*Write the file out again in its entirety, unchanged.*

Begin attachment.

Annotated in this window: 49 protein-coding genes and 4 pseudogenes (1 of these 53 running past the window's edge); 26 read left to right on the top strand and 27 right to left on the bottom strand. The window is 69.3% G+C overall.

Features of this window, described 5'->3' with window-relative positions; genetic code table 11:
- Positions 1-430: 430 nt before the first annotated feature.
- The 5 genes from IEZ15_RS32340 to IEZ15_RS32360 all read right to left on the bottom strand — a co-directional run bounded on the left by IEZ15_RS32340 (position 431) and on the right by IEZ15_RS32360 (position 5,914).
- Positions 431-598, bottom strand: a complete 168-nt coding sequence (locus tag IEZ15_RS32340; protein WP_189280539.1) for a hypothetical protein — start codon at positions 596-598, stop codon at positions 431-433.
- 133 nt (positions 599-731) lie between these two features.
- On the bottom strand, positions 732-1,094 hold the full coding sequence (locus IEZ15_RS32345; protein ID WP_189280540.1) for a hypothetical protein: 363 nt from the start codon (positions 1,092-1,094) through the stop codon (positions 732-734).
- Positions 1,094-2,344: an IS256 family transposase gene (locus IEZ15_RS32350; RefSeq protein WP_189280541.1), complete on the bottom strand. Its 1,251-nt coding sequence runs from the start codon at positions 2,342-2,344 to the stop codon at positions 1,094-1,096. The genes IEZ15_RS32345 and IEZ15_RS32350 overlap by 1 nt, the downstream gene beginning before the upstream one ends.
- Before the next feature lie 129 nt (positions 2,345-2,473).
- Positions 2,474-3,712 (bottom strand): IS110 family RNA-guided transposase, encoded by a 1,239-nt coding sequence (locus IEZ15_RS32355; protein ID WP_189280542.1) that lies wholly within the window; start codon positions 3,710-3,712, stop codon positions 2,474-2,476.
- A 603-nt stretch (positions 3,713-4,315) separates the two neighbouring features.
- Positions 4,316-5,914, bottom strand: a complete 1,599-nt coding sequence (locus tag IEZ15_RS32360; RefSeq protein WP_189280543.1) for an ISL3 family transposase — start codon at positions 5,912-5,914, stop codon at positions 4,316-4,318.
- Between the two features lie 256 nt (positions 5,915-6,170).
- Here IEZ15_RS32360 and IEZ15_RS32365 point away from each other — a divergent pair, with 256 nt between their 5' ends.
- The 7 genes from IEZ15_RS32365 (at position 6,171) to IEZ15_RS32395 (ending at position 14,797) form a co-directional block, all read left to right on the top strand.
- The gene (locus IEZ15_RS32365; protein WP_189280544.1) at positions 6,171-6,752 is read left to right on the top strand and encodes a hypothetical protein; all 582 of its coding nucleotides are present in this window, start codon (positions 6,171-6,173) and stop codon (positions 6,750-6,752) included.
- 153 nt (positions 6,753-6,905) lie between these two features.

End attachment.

Annotated in this window: 49 protein-coding genes and 4 pseudogenes (1 of these 53 running past the window's edge); 26 read left to right on the top strand and 27 right to left on the bottom strand. The window is 69.3% G+C overall.

Features of this window, described 5'->3' with window-relative positions; genetic code table 11:
- Positions 1-430: 430 nt before the first annotated feature.
- The 5 genes from IEZ15_RS32340 to IEZ15_RS32360 all read right to left on the bottom strand — a co-directional run bounded on the left by IEZ15_RS32340 (position 431) and on the right by IEZ15_RS32360 (position 5,914).
- Positions 431-598, bottom strand: a complete 168-nt coding sequence (locus tag IEZ15_RS32340; protein WP_189280539.1) for a hypothetical protein — start codon at positions 596-598, stop codon at positions 431-433.
- 133 nt (positions 599-731) lie between these two features.
- On the bottom strand, positions 732-1,094 hold the full coding sequence (locus IEZ15_RS32345; protein ID WP_189280540.1) for a hypothetical protein: 363 nt from the start codon (positions 1,092-1,094) through the stop codon (positions 732-734).
- Positions 1,094-2,344: an IS256 family transposase gene (locus IEZ15_RS32350; RefSeq protein WP_189280541.1), complete on the bottom strand. Its 1,251-nt coding sequence runs from the start codon at positions 2,342-2,344 to the stop codon at positions 1,094-1,096. The genes IEZ15_RS32345 and IEZ15_RS32350 overlap by 1 nt, the downstream gene beginning before the upstream one ends.
- Before the next feature lie 129 nt (positions 2,345-2,473).
- Positions 2,474-3,712 (bottom strand): IS110 family RNA-guided transposase, encoded by a 1,239-nt coding sequence (locus IEZ15_RS32355; protein ID WP_189280542.1) that lies wholly within the window; start codon positions 3,710-3,712, stop codon positions 2,474-2,476.
- A 603-nt stretch (positions 3,713-4,315) separates the two neighbouring features.
- Positions 4,316-5,914, bottom strand: a complete 1,599-nt coding sequence (locus tag IEZ15_RS32360; RefSeq protein WP_189280543.1) for an ISL3 family transposase — start codon at positions 5,912-5,914, stop codon at positions 4,316-4,318.
- Between the two features lie 256 nt (positions 5,915-6,170).
- Here IEZ15_RS32360 and IEZ15_RS32365 point away from each other — a divergent pair, with 256 nt between their 5' ends.
- The 7 genes from IEZ15_RS32365 (at position 6,171) to IEZ15_RS32395 (ending at position 14,797) form a co-directional block, all read left to right on the top strand.
- The gene (locus IEZ15_RS32365; protein WP_189280544.1) at positions 6,171-6,752 is read left to right on the top strand and encodes a hypothetical protein; all 582 of its coding nucleotides are present in this window, start codon (positions 6,171-6,173) and stop codon (positions 6,750-6,752) included.
- 153 nt (positions 6,753-6,905) lie between these two features.